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The TAM in the dark.

Categories: Midd Blogosphere

One of the challenges of running deep into the autumn is the dreaded clock resetting, away from daylight savings time, and back to “normal” time.  The days are short enough to begin with this time of the year, and the loss of an additional hour of daylight at the end of the work day can complicate scheduling runs into my busy day.  There is one solution to this problem however – the headlamp!  Now, I have rarely run with a headlamp in the past, but when my parents asked me what I wanted for my birthday a month or so ago, I responded that I wanted a headlamp so that I could continue to run after work, at least as long as the weather allowed.   I, of course, had never shopped for a headlamp before, and the previous headlamp I owned was “pre-LED”, was dependent on heavy D cell batteries to run, and provided the light of a decent flashlight.  This was fine for it’s purpose at the time – those hiking days which required a start before the sun rises, but was a lot of weight to be carried on a strap around my head while running.   Now, I can see what my parents were thinking – “Our trailrunning son runs a lot, so he needs the brightest, safest light out there!”  So, I was a little bit chagrined to see the superdeluxe ultra high power headlamp my parents had purchased for me.  Let me tell you – this lamp could work for spelunking.  Nevertheless, I put it on, and it really wasn’t that heavy.  The first time I ran after dark with some friends in the Middlebury Trail Enthusiasts, I received a modest ration of grief for my rather elaborate headgear – but – when it got dark outside they were more than happy to run in my headlight!  This thing is really bright – at the end of one evening run, I pointed it at the Middlebury Falls from the Marble works – it lit up the falls from quite a distance! Curiously, when I ran alongside the road wearing it, I would have cars flick their brights at me if I allowed my headlamp to stray into the eyes of oncoming drivers.  So yes, this lamp is a keeper!

The recent spate of unseasonably warm weather, combined with a full moon, inspired me to go out and several nights in the last two weeks, so I thought I would describe an old favorite run on the TAM from a very different perspective.  So, one evening after work I set out onto the Red Kelly Trail segment of the TAM, heading out the back door of the College Fitness Center to start this run circling the golf course.  One of the first things I noticed was that I barely needed my ultraluminous headlamp at all out in the fields, but as the trail entered the woods, it provided extra security, helping me avoid roots and slippery rocks.  Some people are scared of the dark, and while I don’t have any issues in that regard, this was kind of like leaving the TV on, or the door to the bathroom open, letting in just enough light for security.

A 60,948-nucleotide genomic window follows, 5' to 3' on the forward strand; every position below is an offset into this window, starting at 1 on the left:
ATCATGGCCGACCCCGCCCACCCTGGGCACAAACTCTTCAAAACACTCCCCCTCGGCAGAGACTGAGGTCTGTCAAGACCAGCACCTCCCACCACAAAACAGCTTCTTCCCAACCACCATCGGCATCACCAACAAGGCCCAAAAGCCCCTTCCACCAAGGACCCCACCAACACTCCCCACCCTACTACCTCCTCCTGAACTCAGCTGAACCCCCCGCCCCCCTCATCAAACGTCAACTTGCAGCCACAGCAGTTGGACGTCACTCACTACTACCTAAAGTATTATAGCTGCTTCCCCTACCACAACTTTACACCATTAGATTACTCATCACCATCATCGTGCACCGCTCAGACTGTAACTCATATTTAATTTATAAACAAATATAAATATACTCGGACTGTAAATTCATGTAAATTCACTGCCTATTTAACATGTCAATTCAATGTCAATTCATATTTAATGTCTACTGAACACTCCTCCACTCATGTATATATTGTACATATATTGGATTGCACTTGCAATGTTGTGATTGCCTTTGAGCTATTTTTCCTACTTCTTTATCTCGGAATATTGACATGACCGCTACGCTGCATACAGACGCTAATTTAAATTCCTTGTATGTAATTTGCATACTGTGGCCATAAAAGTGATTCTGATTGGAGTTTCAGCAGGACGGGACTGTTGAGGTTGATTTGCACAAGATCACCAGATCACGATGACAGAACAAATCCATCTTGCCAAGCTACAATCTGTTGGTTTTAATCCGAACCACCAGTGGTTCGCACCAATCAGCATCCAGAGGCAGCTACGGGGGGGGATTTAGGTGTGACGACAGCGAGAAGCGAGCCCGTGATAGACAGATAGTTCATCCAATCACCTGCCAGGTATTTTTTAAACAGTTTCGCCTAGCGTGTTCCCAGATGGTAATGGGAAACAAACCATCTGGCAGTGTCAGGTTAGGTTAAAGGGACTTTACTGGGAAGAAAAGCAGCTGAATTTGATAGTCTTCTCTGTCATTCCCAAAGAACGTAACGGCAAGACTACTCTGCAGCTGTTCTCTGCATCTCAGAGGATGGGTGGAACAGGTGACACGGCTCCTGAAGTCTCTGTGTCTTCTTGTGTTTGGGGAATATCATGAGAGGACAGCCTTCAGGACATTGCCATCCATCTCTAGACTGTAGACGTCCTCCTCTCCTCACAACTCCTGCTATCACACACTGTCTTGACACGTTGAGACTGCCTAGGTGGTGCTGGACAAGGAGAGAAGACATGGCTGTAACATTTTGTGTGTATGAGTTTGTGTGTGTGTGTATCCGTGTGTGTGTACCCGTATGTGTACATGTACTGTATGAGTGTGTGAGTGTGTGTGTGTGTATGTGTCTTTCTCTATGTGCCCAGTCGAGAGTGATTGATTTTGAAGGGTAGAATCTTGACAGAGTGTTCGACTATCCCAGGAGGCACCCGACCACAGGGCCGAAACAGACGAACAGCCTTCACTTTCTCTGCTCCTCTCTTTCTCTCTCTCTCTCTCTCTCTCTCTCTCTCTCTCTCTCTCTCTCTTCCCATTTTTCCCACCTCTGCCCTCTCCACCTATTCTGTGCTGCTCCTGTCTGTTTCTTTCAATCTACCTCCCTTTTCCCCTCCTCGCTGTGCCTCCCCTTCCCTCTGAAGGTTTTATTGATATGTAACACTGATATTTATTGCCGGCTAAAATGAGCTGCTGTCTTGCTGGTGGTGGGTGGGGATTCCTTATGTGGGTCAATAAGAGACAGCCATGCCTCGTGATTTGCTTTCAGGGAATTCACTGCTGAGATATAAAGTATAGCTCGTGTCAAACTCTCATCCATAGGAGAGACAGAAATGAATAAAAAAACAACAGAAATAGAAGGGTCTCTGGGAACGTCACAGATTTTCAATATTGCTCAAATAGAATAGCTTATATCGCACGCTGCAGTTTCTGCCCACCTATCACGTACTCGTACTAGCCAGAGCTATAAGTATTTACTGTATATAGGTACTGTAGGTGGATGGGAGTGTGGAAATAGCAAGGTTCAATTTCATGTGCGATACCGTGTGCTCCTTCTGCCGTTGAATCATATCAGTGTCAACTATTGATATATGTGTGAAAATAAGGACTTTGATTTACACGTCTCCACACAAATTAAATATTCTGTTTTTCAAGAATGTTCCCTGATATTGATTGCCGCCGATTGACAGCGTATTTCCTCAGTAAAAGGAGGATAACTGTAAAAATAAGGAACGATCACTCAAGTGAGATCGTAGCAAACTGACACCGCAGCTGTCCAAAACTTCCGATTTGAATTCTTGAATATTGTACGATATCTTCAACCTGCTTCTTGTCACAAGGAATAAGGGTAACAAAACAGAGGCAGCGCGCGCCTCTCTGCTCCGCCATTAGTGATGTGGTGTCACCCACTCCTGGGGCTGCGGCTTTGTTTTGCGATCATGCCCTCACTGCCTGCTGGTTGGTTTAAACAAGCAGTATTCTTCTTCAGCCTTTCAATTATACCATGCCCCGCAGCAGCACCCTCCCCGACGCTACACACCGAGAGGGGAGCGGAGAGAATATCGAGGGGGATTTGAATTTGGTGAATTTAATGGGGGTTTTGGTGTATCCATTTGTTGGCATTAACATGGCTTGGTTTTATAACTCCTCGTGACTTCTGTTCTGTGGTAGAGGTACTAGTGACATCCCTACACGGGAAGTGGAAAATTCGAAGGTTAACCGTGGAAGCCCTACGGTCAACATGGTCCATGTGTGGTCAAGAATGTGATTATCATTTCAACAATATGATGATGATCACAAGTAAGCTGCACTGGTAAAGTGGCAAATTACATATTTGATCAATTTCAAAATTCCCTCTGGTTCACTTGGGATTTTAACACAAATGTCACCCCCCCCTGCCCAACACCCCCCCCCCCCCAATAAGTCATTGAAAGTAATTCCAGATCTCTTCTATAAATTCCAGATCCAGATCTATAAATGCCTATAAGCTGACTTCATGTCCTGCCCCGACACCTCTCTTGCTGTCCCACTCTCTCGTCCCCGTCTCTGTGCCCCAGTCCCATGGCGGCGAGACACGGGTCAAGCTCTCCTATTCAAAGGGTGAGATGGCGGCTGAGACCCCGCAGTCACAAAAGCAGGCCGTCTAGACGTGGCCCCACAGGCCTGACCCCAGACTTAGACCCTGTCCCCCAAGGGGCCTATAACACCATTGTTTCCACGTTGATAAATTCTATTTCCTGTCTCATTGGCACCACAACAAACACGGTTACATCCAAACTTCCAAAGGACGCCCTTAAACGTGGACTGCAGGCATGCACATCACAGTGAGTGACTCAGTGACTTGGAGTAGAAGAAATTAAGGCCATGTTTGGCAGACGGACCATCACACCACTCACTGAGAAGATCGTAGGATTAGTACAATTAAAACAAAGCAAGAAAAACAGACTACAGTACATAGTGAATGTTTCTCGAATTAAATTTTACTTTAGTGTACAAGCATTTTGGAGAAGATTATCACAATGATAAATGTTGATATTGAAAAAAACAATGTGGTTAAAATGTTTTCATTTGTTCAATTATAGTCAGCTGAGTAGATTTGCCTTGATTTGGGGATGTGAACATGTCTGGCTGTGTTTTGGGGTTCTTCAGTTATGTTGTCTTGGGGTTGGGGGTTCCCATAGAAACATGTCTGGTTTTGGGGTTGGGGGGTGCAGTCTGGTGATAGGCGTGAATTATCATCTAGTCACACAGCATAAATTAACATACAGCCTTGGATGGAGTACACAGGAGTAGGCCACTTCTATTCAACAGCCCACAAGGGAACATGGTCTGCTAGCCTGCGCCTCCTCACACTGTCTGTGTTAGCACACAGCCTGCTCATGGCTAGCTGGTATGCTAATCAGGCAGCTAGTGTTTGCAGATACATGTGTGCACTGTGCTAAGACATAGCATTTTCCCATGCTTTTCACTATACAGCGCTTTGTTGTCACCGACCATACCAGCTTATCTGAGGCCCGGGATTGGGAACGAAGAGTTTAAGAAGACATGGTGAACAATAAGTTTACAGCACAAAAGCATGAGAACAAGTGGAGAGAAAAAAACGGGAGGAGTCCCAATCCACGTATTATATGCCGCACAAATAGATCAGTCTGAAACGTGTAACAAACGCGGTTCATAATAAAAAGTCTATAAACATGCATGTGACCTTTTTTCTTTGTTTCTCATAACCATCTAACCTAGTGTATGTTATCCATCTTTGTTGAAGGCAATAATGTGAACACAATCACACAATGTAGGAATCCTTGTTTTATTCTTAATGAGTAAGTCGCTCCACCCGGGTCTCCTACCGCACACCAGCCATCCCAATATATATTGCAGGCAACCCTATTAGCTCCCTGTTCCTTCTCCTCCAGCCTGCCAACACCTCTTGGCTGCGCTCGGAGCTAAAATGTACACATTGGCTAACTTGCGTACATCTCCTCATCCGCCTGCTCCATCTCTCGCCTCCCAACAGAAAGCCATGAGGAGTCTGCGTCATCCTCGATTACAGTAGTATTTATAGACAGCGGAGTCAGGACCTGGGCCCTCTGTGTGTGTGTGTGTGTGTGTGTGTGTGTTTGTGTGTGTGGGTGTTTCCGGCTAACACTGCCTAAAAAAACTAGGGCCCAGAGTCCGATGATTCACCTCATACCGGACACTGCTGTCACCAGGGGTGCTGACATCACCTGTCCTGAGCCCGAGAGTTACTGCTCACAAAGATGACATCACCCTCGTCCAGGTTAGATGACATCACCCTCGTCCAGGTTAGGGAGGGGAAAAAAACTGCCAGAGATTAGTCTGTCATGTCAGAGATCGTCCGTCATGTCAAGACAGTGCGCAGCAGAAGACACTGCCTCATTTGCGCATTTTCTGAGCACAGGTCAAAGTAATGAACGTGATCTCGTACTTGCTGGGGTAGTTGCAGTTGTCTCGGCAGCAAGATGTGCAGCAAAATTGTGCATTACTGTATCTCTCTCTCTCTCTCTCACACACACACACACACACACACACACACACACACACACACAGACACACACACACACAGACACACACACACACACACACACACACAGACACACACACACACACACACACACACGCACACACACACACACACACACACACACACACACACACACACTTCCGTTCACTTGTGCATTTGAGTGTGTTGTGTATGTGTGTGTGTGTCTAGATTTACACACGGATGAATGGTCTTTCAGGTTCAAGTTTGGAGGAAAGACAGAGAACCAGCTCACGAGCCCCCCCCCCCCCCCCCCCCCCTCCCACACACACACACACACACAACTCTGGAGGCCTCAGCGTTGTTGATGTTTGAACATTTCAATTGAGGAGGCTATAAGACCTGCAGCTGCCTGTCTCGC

As I progressed around the golf course, I wondered what sort of wildlife I might awaken – perhaps there were bears out and about?  A random skunk sauntering in the trail?  As it turns out the only animals I saw were numerous rabbits out for their evening nibbles, and I only saw them as their little white butts scampered away as I upset their dining.  Approaching Rt 30 out in the open, many of the older trees took on far creepier shapes than they usually appear to have during the daylight, and I was kind of surprised to see that my point and shoot camera was actually able to catch their mood in the light of the full moon.

Spooky Tree on the Golf Course

Spooky Tree on the Golf Course

Continuing across Rt 30, I joined the segment of the trail where my headlamp was most needed – the narrow, twisting second of the Class of 97 trail which connects the road crossing with the open fields to the west of the college. This was somewhat slow going, as even with the headlamp, the trail was difficult to follow due to the fact that it was covered in fallen leaves. Just as I was wondering if anyone else in their right mind would be running here in the darkness, I saw the headlamp of another lone running heading towards me. After our extended greetings, we passed each other by and continued in our respective loops – mine, clockwise, hers, apparently counterclockwise.  Once I reached the open fields, I actually no longer needed my headlamp at all, except for one short jog through a thin strip of forest land – the moon was that bright – bright enough to leave moon shadows behind every tree.  Crossing Rt 125, I reached the top of the modest glacial drumlin which makes up the college organic garden.   From this vantage I had a great view of my workplace, Bicentennial Hall, and its glowing windows against the night sky.

Bihall

Bicentennial Hall

At this point, I left the TAM, and took the footpath back to campus, crossing over Rt 125 by the “Mods”, the small cluster of homes which were set up at the outskirts of campus for temporary housing 15 years ago, and up the service road which connects them with the rest of campus. Of course, given that it was only a few days after Halloween, I had to complete the course with a shortcut through the graveyard, and since this run was not a filming for a horror movie, I reckoned I was safe enough. The monuments do make for an eerie sight in the low light – I almost felt like I was running through some sort of ancient ruin.